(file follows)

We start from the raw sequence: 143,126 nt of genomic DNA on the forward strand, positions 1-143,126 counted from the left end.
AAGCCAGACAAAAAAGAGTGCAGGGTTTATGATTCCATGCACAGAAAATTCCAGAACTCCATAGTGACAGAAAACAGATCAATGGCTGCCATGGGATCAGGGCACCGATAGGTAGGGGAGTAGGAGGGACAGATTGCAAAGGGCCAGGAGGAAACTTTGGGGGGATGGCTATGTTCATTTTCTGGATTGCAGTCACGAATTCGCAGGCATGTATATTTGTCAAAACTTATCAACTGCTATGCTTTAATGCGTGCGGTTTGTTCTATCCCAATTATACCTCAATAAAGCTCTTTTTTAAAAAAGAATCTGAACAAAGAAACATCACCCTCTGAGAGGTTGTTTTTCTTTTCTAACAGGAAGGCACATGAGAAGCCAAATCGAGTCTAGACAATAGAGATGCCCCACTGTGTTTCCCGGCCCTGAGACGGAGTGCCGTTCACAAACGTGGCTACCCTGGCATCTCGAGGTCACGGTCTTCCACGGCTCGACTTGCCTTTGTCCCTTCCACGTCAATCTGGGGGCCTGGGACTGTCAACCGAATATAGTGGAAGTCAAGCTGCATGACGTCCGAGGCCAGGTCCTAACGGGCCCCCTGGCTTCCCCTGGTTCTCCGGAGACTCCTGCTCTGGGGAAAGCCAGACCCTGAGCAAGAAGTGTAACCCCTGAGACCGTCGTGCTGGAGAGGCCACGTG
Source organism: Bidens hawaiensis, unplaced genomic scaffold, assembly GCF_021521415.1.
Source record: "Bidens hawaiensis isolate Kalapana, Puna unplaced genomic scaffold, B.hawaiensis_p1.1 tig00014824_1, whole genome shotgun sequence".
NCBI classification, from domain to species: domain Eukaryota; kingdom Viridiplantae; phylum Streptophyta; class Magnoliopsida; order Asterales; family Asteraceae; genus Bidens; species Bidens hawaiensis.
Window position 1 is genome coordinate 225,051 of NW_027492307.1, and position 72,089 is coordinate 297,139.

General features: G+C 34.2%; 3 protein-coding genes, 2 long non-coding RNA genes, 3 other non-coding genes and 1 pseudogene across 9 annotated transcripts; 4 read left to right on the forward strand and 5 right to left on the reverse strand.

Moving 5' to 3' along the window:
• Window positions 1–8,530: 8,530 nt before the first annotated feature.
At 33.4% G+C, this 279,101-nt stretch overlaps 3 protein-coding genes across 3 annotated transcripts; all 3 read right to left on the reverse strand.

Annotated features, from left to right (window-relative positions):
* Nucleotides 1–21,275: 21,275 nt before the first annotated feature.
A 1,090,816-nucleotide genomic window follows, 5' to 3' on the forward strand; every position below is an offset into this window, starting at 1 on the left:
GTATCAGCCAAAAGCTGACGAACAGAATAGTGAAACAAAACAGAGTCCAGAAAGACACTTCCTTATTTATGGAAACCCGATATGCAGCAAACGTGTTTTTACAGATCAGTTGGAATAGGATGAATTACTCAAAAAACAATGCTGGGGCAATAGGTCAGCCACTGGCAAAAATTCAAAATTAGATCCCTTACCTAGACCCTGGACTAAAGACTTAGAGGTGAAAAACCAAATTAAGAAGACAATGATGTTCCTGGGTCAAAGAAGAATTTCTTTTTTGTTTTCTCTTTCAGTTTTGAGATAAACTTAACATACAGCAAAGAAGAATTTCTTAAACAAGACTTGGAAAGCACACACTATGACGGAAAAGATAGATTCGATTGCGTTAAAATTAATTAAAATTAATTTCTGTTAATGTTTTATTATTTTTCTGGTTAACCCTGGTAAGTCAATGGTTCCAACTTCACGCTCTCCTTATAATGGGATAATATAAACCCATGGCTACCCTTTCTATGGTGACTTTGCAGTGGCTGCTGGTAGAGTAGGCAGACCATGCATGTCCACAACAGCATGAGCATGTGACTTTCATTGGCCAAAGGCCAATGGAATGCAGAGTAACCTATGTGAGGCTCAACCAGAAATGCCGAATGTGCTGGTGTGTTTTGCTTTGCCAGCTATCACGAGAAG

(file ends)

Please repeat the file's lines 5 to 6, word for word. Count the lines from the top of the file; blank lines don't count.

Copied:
NCBI classification, from domain to species: domain Eukaryota; kingdom Viridiplantae; phylum Streptophyta; class Magnoliopsida; order Asterales; family Asteraceae; genus Bidens; species Bidens hawaiensis.
Window position 1 is genome coordinate 225,051 of NW_027492307.1, and position 72,089 is coordinate 297,139.